Cart Smarts: Make your Thanksgiving menu more super
I guess I can say I grew up in cranberry country. Wisconsin is our nation’s largest producer of cranberries.
There is a bounty of festivals, tours and even a highway named after this power fruit. You can even take a 50-mile self-guided drive along the Cranberry Highway in central Wisconsin and view the seas of red cranberries in century-old marshes along with viewing spectacular fall colors from late September to late October.
With Thanksgiving just around the corner, what better accompaniment is there for your holiday table than cranberries? There’s no doubt that cranberries have exceptional health benefits. Here’s a breakdown of the latest findings on cranberries, along with tips for including more cranberries in your diet.
If you’ve heard cranberries referred to as a superfood, it’s because they have a higher antioxidant content than strawberries, spinach, broccoli, grapes, apples, raspberries, and cherries. Coupled with high amounts of anti-inflammatory nutrients, these powerful berries are beneficial for prevention of certain cancers, including breast, colon, brain, oral, ovarian, prostate, and esophageal cancer.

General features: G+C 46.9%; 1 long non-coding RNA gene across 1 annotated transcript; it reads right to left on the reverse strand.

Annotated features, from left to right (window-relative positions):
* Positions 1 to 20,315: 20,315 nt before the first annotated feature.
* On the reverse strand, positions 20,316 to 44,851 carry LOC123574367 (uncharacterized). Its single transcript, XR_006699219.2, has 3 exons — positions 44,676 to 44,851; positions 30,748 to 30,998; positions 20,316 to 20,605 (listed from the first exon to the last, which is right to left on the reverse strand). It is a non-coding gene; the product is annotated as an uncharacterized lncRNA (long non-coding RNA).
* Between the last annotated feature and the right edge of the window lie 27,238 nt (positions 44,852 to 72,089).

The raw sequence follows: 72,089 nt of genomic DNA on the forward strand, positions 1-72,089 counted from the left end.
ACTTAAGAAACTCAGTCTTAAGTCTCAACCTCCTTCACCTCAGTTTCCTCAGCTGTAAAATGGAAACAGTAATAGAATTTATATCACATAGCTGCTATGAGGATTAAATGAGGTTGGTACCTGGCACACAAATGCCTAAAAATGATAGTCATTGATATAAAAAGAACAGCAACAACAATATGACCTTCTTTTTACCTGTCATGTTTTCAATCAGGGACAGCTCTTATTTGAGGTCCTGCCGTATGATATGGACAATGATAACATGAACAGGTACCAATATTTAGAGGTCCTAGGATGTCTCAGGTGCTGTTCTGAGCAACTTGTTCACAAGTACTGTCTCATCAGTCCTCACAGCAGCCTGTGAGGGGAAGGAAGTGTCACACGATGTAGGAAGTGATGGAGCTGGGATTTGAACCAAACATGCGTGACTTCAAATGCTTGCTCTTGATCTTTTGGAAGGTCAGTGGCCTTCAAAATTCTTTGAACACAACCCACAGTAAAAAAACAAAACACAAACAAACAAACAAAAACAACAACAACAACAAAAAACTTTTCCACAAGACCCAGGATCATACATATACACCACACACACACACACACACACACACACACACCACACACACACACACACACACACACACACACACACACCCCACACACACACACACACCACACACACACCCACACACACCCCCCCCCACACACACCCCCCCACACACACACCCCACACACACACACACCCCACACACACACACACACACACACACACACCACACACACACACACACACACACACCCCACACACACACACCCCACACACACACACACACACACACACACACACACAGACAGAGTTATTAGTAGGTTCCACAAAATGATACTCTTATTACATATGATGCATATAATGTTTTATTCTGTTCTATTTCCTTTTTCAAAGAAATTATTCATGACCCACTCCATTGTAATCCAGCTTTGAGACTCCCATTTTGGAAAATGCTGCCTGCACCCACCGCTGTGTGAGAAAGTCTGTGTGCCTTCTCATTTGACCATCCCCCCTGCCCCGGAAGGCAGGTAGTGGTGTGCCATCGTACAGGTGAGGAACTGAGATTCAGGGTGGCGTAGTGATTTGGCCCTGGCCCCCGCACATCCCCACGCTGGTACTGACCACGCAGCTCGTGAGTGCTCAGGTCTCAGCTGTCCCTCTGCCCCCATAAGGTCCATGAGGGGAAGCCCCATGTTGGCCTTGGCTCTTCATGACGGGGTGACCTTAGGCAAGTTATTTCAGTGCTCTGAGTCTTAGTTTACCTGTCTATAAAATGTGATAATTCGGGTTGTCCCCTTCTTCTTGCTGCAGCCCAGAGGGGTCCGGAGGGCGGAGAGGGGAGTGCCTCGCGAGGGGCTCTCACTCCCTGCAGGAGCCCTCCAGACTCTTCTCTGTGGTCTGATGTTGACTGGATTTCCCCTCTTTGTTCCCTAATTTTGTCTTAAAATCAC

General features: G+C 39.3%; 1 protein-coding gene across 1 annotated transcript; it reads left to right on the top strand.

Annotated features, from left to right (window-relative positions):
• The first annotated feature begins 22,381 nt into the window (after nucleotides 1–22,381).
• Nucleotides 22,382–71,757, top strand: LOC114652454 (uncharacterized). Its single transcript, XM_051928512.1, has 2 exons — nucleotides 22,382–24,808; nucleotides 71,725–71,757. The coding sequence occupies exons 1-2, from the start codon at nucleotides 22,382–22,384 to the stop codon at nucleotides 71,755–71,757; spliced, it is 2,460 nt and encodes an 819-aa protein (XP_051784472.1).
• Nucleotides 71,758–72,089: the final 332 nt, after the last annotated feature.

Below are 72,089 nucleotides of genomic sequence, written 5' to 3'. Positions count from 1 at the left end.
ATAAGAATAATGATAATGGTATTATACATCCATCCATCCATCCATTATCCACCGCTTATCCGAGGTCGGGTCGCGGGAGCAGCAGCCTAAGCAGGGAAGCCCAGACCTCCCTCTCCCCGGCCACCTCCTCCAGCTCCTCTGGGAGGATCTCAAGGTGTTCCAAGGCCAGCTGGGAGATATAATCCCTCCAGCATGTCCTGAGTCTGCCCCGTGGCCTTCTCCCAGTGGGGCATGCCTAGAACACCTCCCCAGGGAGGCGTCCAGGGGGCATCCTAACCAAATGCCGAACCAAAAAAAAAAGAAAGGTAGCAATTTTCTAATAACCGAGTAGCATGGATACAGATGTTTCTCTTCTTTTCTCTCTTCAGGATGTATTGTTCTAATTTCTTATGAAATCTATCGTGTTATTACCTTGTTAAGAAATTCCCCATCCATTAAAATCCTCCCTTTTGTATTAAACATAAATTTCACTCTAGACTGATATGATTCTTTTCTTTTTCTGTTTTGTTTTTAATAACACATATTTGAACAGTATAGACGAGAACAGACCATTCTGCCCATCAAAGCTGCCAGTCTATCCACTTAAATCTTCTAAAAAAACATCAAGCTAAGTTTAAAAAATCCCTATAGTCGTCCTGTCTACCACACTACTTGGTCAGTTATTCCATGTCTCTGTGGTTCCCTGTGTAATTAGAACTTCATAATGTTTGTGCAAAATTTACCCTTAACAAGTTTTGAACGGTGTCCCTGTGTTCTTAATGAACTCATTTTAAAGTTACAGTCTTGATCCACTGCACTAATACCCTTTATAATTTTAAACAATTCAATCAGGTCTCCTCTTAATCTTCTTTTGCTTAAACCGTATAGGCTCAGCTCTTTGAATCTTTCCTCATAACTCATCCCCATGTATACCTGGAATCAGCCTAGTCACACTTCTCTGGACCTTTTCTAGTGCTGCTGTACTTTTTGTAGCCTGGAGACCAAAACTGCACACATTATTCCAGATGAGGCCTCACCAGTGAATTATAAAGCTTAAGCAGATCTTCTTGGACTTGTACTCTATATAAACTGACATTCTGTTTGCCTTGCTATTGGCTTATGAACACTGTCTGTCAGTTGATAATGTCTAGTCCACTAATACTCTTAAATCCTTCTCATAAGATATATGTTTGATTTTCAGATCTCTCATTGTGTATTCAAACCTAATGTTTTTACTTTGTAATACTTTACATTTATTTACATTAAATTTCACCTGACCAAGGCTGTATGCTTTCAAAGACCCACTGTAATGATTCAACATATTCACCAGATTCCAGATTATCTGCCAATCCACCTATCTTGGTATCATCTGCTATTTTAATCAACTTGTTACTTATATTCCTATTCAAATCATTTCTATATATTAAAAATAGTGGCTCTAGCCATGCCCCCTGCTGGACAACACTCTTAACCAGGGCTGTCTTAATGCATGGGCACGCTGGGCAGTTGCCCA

Like other red fruits and vegetables, the phytochemicals that give cranberries a ruby color can help reduce blood pressure and lessen the risk of heart disease.
One of the lesser characteristics of cranberries is the nutrient composition that makes them good for your bones. In addition to antioxidants, cranberries contain vitamin C, manganese, and vitamin K — all of which support bone health.
Cranberries have long been associated with preventing urinary tract infections (UTIs) because of their high levels of proanthocyanidins (PACs). PACs help keep bacteria off the walls of the urinary tract, thus preventing infection. However, research on the effectiveness of cranberry juice or capsules on the prevention or treatment of these infections is conflicting.
We should celebrate fresh cranberries not just because they are a low–calorie, high fiber fruit packed with antioxidants, but because they also add an incredible tang to sauces, baked desserts and salads.
Fresh cranberries are available in the grocery store from October through December. Look for firm berries with a smooth, shiny, dark red color. When fresh cranberries go on sale, fill your cart. Generally, they last about four weeks in the refrigerator, but you can freeze unopened bags of cranberries for about a year. That means you can make fresh cranberry bread and muffins year-round.
Fresh cranberries can be easily made into jam or can be added to your holiday stuffing. You can also ice them by putting two to three cranberries into each ice cube mold on an ice cube tray, fill with water and freeze until solid. The berry-filled ice cubes make for stunning drinks.
Here are two tasty cranberry recipes for your holiday table.